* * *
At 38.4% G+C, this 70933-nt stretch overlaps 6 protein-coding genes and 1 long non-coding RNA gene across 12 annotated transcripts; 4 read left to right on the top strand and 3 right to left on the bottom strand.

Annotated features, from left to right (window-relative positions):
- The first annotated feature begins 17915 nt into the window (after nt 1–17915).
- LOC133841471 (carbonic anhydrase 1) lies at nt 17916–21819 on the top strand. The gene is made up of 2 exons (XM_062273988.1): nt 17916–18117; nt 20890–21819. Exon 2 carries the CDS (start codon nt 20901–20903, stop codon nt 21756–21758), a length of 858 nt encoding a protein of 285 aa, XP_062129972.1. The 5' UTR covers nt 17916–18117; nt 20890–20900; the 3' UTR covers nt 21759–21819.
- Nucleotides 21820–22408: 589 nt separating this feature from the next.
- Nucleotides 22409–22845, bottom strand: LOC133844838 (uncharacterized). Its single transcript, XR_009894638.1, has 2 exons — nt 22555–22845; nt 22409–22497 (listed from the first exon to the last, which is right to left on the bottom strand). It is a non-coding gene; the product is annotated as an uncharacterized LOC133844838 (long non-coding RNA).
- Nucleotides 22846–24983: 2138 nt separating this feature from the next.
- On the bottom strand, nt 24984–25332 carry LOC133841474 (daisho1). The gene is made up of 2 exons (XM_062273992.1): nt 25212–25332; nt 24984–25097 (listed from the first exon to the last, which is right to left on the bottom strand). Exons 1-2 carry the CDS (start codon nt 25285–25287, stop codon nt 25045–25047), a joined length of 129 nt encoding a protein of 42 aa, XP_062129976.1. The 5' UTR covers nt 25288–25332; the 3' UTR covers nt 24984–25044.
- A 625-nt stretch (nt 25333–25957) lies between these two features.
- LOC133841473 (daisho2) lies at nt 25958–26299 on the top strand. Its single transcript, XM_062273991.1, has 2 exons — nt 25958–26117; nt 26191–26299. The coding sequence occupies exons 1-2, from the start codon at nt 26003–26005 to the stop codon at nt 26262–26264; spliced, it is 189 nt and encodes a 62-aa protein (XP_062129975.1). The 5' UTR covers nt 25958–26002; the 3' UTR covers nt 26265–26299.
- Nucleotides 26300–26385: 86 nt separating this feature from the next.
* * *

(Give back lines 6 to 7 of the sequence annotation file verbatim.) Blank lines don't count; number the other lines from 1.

- Nucleotides 22409–22845, bottom strand: LOC133844838 (uncharacterized). Its single transcript, XR_009894638.1, has 2 exons — nt 22555–22845; nt 22409–22497 (listed from the first exon to the last, which is right to left on the bottom strand). It is a non-coding gene; the product is annotated as an uncharacterized LOC133844838 (long non-coding RNA).
- Nucleotides 22846–24983: 2138 nt separating this feature from the next.